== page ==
The Courageous Adventurer (ISFP) | 16Personalities (2023)

“Scared is what you’re feeling. Brave is what you’re doing.”

Bravery in Its Many Guises

The definition of bravery is not as easy to nail down as one might imagine. As we’ll discover, Adventurers (ISFPs) can be particularly hard to define through that lens, and their courage and fears make them complex and, in some ways, fragile.

In this exploration of Adventurer personalities, we’re starting with some basic ideas, which you can find more fully discussed at the beginning of our “Courageous Advocate (INFJ)” article. Courage is the product of fear. Without fear to overcome, we don’t need courage. Bravery and fear are two sides of the same coin.

Nobody has a fixed amount of courage. Bravery is always in flux and situational. Like a muscle in the human body, we can bulk up our courage with proper exercise. Each act of bravery, theoretically, works the courage muscle and allows it to grow. Courage can also atrophy when we don’t occasionally push against some strenuous challenges.

To become braver, we must first be brave more often – which sounds obvious but has some potentially perplexing chicken-and-egg qualities. Which comes first?

The Adventurer Stereotype

Typically, we perceive Adventurer personality types as unconventional people who often turn traditional concepts on their head. We include the likes of Frida Kahlo and Michael Jackson in this group, neither of whom toed the line of tradition in their cultures. Both stepped out audaciously, almost defiantly. However, all that defiance seemed to carry with it a great deal of vulnerability and fear as well. Of course, Adventurers are not all artists and pop stars. Few of them likely are, but unconventional behavior doesn’t only belong to those with fame and a performance platform.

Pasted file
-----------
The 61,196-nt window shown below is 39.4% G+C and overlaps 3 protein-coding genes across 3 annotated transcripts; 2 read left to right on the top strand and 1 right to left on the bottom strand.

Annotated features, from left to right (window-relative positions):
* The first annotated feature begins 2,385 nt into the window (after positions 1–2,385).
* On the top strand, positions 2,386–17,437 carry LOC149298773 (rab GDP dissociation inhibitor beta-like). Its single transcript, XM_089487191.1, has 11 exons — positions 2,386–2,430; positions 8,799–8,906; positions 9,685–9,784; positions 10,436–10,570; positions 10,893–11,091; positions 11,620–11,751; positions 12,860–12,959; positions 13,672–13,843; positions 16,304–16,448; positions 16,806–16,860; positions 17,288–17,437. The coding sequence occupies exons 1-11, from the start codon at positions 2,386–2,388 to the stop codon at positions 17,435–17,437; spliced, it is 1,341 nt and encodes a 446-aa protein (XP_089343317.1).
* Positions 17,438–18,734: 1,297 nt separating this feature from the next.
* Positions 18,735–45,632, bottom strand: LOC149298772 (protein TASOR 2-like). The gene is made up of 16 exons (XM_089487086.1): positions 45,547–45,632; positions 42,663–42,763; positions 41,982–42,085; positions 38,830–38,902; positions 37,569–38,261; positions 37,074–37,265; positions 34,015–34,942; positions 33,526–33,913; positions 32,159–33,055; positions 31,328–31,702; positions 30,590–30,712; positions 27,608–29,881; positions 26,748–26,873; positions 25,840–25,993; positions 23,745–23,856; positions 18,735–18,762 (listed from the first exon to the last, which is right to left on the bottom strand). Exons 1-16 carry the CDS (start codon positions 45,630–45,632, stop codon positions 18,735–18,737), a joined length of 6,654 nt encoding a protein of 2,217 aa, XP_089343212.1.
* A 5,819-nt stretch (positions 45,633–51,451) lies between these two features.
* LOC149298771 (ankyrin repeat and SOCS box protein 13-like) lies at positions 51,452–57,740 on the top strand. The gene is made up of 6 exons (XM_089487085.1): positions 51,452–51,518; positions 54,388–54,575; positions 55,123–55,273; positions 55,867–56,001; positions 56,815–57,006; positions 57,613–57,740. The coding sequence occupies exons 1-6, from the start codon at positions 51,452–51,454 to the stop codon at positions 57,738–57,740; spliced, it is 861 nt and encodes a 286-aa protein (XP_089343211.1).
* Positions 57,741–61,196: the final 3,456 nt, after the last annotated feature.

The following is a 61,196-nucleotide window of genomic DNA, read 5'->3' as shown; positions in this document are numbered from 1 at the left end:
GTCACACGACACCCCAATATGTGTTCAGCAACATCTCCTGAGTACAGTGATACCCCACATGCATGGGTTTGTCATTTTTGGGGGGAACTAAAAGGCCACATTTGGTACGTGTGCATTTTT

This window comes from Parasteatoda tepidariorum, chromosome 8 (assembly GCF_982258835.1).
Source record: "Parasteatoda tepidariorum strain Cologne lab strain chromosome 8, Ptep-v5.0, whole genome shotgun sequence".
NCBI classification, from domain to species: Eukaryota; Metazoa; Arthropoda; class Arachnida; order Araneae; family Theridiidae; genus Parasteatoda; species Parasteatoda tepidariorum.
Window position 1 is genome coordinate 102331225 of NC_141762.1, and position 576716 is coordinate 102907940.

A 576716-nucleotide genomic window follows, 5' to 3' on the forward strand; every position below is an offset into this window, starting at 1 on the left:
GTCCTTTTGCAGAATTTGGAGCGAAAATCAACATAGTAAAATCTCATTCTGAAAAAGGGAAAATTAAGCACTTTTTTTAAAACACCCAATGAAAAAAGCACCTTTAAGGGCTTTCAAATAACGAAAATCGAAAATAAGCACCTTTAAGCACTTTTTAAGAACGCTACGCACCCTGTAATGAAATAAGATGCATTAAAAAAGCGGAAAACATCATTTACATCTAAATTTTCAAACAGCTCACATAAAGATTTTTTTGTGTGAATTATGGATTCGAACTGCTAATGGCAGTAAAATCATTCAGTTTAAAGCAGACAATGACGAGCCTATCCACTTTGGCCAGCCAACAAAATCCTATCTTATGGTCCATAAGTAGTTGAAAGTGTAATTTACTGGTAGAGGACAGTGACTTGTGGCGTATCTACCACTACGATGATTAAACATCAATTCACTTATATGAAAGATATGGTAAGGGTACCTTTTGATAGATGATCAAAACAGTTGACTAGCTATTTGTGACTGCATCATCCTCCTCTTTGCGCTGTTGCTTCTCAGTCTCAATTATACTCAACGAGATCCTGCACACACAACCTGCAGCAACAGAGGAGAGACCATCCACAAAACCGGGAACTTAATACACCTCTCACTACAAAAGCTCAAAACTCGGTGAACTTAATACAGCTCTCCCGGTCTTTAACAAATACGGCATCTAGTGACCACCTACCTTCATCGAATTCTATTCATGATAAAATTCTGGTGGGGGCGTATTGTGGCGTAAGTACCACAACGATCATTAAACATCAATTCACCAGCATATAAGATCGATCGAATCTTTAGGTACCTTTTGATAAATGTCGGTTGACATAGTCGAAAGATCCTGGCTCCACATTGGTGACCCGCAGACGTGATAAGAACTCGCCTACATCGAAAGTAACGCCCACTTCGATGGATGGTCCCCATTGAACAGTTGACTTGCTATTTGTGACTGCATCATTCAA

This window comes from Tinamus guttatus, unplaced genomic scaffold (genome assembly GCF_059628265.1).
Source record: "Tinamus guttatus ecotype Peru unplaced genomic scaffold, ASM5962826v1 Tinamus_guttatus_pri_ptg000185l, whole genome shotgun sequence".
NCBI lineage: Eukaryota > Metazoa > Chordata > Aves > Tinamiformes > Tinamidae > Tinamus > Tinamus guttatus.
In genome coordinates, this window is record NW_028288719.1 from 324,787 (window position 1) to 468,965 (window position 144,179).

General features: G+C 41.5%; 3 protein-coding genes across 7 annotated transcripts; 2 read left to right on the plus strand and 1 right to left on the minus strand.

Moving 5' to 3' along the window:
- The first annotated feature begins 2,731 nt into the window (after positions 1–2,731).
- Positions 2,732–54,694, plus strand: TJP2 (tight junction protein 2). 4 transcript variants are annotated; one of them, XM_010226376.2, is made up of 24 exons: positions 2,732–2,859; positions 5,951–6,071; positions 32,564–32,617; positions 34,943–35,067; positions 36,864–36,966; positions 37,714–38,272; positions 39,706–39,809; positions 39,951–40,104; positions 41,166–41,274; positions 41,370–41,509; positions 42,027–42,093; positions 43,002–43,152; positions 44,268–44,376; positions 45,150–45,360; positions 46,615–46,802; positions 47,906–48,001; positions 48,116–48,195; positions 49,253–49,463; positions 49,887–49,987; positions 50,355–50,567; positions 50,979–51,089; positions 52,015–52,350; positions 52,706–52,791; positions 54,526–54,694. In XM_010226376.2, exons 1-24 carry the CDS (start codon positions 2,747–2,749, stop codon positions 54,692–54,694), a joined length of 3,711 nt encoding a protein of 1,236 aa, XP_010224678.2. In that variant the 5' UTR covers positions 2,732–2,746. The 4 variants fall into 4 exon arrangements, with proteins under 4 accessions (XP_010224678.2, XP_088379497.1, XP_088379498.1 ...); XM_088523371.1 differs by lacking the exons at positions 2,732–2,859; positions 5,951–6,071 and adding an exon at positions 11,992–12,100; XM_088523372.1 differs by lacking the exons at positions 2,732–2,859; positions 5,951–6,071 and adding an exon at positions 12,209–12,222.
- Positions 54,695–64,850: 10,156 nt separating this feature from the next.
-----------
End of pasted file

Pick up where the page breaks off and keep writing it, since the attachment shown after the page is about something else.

In our research, Adventurers are the least likely personality type to say they consider themselves brave. Adventurers may appear fearless to those who live more conventional lives, but to those audacious Adventurers, it could be simply another Tuesday. In other words, self-perception may not always be accurate or in line with how others view us. The possibility exists that many Adventurers are braver than they suppose.

Adventurers may experience a conflict between their sensitivity and their bolder impulses. Or perhaps this dynamic is more of a paradox than a conflict – both characteristics take up space simultaneously within the Adventurer. Could it be possible that the tension between the two attitudes is the ingredient that shapes their lives in such compelling ways?

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The view that most of us have of Adventurer personalities may be somewhat romanticized. Who doesn’t love the idea of a creative bohemian wandering about expressing themselves exactly as they wish? Depending on your perspective, the practical implications of the bohemian lifestyle may or may not be attractive. Still, on a romantic level, the journey of a free-spirited life makes an appealing story.

The truth is, while some Adventurers wander further from the norm than others, none escape their human fears, worries, and problems entirely. We may put too much of a burden on the Adventurer personality type with images that are more the product of legend than reality.

Adventurers’ traits likely make them freer and more willing to attempt creative approaches, but that doesn’t necessarily mean that these personalities aren’t afraid of being abandoned or that they don’t fear the consequences of a risky move gone bad. Their sensitivity may even magnify these fears.

But the mention of magnified apprehension may make this a good place to remember that courage can only exist in the presence of fear.

Courage, Research, and Adventurers

The survey results from our research tend to highlight the more cautious aspects of Adventurers. They were the least likely of all Prospecting personality types to say they take risks without thinking about consequences, placing well below the average of all 16 types. While considering what might happen if a person takes a risk is probably a good quality to have, the degree to which this is true might also measure how much caution is involved in the decision. (That said, the research suggests that this result is likely more about being an Introvertthan an Adventurer.)

Adventurers share the top spot in saying they prefer short-term risks with low rewards (64% agreeing, compared to an average of 47%) over long-term risks with high rewards (36% agreeing, compared to an average of 53%).

Many of Adventurers’ fears are linked directly or indirectly with social concerns. Like most Introverted personalities with the Feeling trait, these warm individuals are concerned with the quality of their relationships – those being rare and precious commodities to them. Adventurers are more likely to worry about whether the people in their lives will remain and whether the quality of their relationships will continue to be high.